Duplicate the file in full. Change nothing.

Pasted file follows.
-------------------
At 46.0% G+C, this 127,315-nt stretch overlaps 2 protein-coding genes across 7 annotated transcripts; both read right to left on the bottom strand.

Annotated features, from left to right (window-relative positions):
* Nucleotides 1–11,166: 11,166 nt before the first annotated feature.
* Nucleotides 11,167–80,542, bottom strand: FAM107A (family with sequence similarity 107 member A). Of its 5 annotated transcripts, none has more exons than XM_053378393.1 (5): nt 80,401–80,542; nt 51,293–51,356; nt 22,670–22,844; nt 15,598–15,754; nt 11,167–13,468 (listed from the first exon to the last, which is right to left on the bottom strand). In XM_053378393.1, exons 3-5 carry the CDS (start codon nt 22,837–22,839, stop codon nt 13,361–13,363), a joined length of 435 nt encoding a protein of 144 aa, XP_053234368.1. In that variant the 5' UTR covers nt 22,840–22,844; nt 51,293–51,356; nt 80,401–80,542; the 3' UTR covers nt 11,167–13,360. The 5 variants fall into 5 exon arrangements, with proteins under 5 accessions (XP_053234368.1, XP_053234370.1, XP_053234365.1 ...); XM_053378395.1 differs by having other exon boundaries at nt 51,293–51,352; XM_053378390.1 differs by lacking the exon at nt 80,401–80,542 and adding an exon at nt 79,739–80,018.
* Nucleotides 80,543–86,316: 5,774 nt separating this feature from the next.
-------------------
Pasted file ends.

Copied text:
At 46.0% G+C, this 127,315-nt stretch overlaps 2 protein-coding genes across 7 annotated transcripts; both read right to left on the bottom strand.

Annotated features, from left to right (window-relative positions):
* Nucleotides 1–11,166: 11,166 nt before the first annotated feature.
* Nucleotides 11,167–80,542, bottom strand: FAM107A (family with sequence similarity 107 member A). Of its 5 annotated transcripts, none has more exons than XM_053378393.1 (5): nt 80,401–80,542; nt 51,293–51,356; nt 22,670–22,844; nt 15,598–15,754; nt 11,167–13,468 (listed from the first exon to the last, which is right to left on the bottom strand). In XM_053378393.1, exons 3-5 carry the CDS (start codon nt 22,837–22,839, stop codon nt 13,361–13,363), a joined length of 435 nt encoding a protein of 144 aa, XP_053234368.1. In that variant the 5' UTR covers nt 22,840–22,844; nt 51,293–51,356; nt 80,401–80,542; the 3' UTR covers nt 11,167–13,360. The 5 variants fall into 5 exon arrangements, with proteins under 5 accessions (XP_053234368.1, XP_053234370.1, XP_053234365.1 ...); XM_053378395.1 differs by having other exon boundaries at nt 51,293–51,352; XM_053378390.1 differs by lacking the exon at nt 80,401–80,542 and adding an exon at nt 79,739–80,018.
* Nucleotides 80,543–86,316: 5,774 nt separating this feature from the next.